When it comes to opening long-closed Japanese markets, Clark noted, negotiators at the TPP talks have been most optimistic about the prospects in agriculture (particularly beef and pork); services and automobiles. For decades, Canadian diplomats have been disappointed, again and again, as promising talks about improving access to Japanese markets have been followed up with few concrete measures. Recently, said Mr. Clark, “Things seem to be changing in Japan. A decade ago, the Japanese weren’t even talking about many of these issues.”
More broadly, noted Mr. Clark, policy makers in Canada view the TPP as “a bridge to Asia, since Canada currently has no free-trade agreements with any of the Asian countries” that are negotiating for the TPP, including Japan. For its part, the U.S. already has free-trade pacts with TPP participants Australia and Singapore.
Canadian protectionism: An urge to end supply management?
To qualify for acceptance in the TPP, Canada may have to alter or dismantle its highly controversial ‘supply management’ regime, which bolsters prices of its eggs, poultry and dairy products. At least, that’s what many supporters of supply management seem to fear. Mr. Laver argued that the Canadian federal government “has no intention of dismantling supply management.” But he added that the view of his organization, CCCE, is that “any time Canada goes to a set of negotiations involving trade regulations, if we want to protect any sector, then we have to give up other things in return. It is important for people to understand this. And if we protect one small sector [such as dairy], a lot of other sectors can lose.” In other words, by protecting its dairy farmers, Canada could be losing a great opportunity to benefit a much larger segment of its economy.
Although Mr. Easter professes to be a supporter of free trade, he said that if Canada were forced to drop supply management in return for entering the TPP, “our competition [in dairy products] would be the United States. And we must be careful not to undermine the supply management system, which is a model for rural development.” While admitting that supply management is a form of protectionism, he argued that “we are much more open than the United States” whose agribusinesses are also protected by price supports. “The U.S. likes to talk about being free traders, but they are not.”
Mr. Easter added, “We Liberals believe in free trade, but not just in any deal. Our concern with the Harper government is that they have sent such a strong message that the trade agenda is so important, that if they don’t get any substantive deal at all, it looks really bad for Canada.” And so, he argued, the Harper government may be willing to strike a bad deal rather than lose face by closing no deal at all. Mr. Easter worries about “what they will sell out” to the U.S. in order to remain within the TPP fold.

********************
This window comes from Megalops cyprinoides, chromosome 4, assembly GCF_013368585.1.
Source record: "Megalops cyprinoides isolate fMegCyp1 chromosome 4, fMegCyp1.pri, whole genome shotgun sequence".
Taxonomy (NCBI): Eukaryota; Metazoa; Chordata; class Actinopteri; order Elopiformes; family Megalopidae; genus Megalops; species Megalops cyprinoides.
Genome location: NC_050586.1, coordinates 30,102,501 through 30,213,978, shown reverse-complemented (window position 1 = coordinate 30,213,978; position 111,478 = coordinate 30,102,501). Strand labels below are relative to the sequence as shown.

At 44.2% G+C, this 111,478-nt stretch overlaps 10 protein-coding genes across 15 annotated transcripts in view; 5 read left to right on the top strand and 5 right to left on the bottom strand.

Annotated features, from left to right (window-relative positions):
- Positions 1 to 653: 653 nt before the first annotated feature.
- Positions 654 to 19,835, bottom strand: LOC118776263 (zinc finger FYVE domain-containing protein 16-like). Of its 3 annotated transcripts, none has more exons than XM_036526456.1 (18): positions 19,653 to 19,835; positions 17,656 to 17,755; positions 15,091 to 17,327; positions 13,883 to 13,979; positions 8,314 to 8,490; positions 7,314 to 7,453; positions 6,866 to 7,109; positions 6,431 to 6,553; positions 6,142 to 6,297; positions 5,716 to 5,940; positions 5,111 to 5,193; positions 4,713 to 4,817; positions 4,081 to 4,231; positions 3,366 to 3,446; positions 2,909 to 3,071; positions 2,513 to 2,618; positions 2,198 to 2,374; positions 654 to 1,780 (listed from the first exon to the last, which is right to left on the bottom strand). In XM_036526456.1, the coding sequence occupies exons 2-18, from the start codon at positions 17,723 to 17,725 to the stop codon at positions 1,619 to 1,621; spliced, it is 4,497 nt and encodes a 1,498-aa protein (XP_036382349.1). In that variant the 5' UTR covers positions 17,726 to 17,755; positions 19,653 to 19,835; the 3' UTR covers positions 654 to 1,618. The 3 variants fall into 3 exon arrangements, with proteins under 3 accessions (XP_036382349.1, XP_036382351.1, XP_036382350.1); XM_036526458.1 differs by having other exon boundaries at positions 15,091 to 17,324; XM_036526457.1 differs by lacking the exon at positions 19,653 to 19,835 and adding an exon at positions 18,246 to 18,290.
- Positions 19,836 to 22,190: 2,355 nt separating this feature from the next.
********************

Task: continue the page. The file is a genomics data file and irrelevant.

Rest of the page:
The great irony of Canadian agriculture, added Mr. Laver, is that “reform would help Canadian farmers by enabling them to access rapidly growing agricultural markets overseas. We are in the process of a transformative period in which the emerging middle classes of the world are in the process of doubling.” In many places around the world, Mr. Laver noted, large numbers of people who never used to buy dairy products are now buying milk and cheese. To their credit, the dairy farmers of New Zealand, which has reformed and deregulated its dairy sector, are “doing very well overseas;” that is to say, outside their own domestic market. However, the dairy farmers of Canada have “been entirely frozen out” of foreign markets because of tariffs as high as 300 per cent on imports of Canadian butter, imposed in response to protectionist measures of Canada’s dairy farmers. “It is false to say that we have to sacrifice the interests of our dairy farmers in order to get a better deal,” said Mr. Laver. Conditions have become so poor that some dairy farmers in Ontario have moved their farms to nearby New York State, from which they are permitted to export as much of their dairy output as they like. If the current system of protectionism were revoked, said Mr. Laver, Canada could be as powerful in dairy products as it is in pork and beef, where no such limitations are imposed. “In Canada, dairy consumption is shrinking, but the Chinese people are turning to milk and cheese.”
Political support for the TPP
How much political support will Canadians provide for the TPP? Mr. Laver said that the business community is confident that the TPP – like the CETA pact currently under negotiation between Canada and the E.U. – will win the support of “a strong majority” after these pacts are put to the Canadian public. The Canadian public, not just its business community, supports such pacts despite the turmoil they provoke in some circles, he argued. After all, international trade represents 33 per cent of Canada’s GDP, in contrast to the situation in the United States, where trade amounts to only 7 per cent of that country’s GDP. “About one-third of our economy depends on international trade, and many Canadians in the private sector spend their days making and selling things for other markets,” Mr. Laver insisted.
As for the New Democrats, Mr. Laver said, “The New Democrats have a long history of resisting trade liberalization but in the last federal elections, they overtook the Liberals so for the first time in the history of the party, they began to think about possibly forming a government.” Dealing from a position of comparative strength, the NDP has since gravitated to the middle, in an effort to soften some of its traditional leftist rhetoric. “They want to sound pro-trade, but they say that trade has to be done in a sensible and transparent way.” They have left some wiggle room in their positions for criticism of the TPP, arguing that unless this deal is good enough, they would be highly unlikely to support it.